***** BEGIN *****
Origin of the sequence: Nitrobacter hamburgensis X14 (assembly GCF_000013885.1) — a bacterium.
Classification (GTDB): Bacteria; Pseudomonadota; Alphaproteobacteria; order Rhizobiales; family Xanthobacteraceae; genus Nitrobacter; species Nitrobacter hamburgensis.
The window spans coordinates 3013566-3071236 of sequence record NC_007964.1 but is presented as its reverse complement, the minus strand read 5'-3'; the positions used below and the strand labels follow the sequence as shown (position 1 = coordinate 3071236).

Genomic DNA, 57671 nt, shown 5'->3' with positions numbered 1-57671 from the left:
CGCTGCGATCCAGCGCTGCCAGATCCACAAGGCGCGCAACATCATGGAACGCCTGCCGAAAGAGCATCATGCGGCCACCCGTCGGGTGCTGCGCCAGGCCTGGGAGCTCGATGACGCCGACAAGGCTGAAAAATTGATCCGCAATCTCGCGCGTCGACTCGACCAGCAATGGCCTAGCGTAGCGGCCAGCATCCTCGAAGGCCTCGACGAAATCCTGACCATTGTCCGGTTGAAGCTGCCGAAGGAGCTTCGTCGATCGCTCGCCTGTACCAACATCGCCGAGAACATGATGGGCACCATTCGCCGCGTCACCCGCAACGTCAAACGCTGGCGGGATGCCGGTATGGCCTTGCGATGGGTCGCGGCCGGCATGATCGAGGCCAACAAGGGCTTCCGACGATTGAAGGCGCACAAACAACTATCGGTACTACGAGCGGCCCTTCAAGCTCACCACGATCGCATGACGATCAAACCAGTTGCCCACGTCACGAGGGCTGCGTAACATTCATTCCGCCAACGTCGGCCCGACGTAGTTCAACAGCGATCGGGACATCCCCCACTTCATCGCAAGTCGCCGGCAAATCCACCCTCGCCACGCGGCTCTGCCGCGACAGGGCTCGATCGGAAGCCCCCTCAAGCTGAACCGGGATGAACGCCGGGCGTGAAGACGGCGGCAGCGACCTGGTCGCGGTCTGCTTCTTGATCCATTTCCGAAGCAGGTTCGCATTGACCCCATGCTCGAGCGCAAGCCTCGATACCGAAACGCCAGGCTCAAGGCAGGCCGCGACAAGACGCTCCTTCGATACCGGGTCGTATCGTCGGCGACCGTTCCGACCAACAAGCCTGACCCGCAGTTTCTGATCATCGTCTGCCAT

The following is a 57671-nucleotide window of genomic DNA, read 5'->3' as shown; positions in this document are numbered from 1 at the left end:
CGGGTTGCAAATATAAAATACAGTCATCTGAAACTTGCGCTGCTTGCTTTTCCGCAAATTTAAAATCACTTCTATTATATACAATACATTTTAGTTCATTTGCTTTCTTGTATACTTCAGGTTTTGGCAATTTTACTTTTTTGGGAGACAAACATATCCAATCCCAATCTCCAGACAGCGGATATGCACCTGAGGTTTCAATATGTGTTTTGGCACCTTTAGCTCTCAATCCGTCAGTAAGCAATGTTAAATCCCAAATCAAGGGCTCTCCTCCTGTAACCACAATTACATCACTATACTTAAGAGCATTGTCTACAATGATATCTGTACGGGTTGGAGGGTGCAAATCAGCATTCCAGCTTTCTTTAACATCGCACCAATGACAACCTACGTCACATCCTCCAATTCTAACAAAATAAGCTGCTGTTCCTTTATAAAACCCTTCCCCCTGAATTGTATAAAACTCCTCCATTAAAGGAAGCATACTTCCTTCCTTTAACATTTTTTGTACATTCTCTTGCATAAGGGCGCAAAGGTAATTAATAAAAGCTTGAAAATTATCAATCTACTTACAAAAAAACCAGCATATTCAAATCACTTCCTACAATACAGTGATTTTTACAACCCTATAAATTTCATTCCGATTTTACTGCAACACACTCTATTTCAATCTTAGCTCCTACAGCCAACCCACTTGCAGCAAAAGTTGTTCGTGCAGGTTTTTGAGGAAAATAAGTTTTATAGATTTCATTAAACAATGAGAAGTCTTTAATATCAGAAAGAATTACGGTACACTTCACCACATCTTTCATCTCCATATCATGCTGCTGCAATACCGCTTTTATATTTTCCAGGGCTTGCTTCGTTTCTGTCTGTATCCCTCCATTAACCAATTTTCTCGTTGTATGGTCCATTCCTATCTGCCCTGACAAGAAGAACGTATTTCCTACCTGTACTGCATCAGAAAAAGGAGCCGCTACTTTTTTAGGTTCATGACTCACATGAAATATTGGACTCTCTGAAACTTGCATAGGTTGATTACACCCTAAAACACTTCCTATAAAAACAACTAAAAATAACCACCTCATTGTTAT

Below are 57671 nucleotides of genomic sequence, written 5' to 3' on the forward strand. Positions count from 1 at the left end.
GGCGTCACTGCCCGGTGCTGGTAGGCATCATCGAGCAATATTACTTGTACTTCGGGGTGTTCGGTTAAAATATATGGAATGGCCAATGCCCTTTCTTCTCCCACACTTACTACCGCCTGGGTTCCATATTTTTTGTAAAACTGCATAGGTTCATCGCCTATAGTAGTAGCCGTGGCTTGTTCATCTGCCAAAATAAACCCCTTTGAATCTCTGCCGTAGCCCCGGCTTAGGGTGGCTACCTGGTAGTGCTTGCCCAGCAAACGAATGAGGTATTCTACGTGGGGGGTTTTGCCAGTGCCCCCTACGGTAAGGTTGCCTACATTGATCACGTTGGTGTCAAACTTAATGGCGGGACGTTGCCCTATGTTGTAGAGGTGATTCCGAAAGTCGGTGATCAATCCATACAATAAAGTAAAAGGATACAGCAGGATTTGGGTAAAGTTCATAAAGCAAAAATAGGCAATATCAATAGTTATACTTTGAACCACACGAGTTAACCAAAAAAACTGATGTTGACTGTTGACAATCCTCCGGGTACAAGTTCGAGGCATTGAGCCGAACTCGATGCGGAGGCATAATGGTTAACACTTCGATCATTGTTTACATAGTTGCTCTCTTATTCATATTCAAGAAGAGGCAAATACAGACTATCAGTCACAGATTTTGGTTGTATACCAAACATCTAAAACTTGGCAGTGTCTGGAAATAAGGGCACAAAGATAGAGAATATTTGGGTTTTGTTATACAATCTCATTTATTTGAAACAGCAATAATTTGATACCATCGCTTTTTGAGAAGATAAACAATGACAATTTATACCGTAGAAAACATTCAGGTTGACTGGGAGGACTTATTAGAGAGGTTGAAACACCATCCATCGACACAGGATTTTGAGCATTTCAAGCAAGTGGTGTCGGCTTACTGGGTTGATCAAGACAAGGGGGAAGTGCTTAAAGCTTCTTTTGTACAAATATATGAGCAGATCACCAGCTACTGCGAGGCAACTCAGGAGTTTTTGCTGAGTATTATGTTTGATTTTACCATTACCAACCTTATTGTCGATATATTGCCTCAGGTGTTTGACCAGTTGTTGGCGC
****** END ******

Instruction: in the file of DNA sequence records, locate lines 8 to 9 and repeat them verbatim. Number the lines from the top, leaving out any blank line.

Below are 57671 nucleotides of genomic sequence, written 5' to 3' on the forward strand. Positions count from 1 at the left end.
GGCGTCACTGCCCGGTGCTGGTAGGCATCATCGAGCAATATTACTTGTACTTCGGGGTGTTCGGTTAAAATATATGGAATGGCCAATGCCCTTTCTTCTCCCACACTTACTACCGCCTGGGTTCCATATTTTTTGTAAAACTGCATAGGTTCATCGCCTATAGTAGTAGCCGTGGCTTGTTCATCTGCCAAAATAAACCCCTTTGAATCTCTGCCGTAGCCCCGGCTTAGGGTGGCTACCTGGTAGTGCTTGCCCAGCAAACGAATGAGGTATTCTACGTGGGGGGTTTTGCCAGTGCCCCCTACGGTAAGGTTGCCTACATTGATCACGTTGGTGTCAAACTTAATGGCGGGACGTTGCCCTATGTTGTAGAGGTGATTCCGAAAGTCGGTGATCAATCCATACAATAAAGTAAAAGGATACAGCAGGATTTGGGTAAAGTTCATAAAGCAAAAATAGGCAATATCAATAGTTATACTTTGAACCACACGAGTTAACCAAAAAAACTGATGTTGACTGTTGACAATCCTCCGGGTACAAGTTCGAGGCATTGAGCCGAACTCGATGCGGAGGCATAATGGTTAACACTTCGATCATTGTTTACATAGTTGCTCTCTTATTCATATTCAAGAAGAGGCAAATACAGACTATCAGTCACAGATTTTGGTTGTATACCAAACATCTAAAACTTGGCAGTGTCTGGAAATAAGGGCACAAAGATAGAGAATATTTGGGTTTTGTTATACAATCTCATTTATTTGAAACAGCAATAATTTGATACCATCGCTTTTTGAGAAGATAAACAATGACAATTTATACCGTAGAAAACATTCAGGTTGACTGGGAGGACTTATTAGAGAGGTTGAAACACCATCCATCGACACAGGATTTTGAGCATTTCAAGCAAGTGGTGTCGGCTTACTGGGTTGATCAAGACAAGGGGGAAGTGCTTAAAGCTTCTTTTGTACAAATATATGAGCAGATCACCAGCTACTGCGAGGCAACTCAGGAGTTTTTGCTGAGTATTATGTTTGATTTTACCATTACCAACCTTATTGTCGATATATTGCCTCAGGTGTTTGACCAGTTGTTGGCGC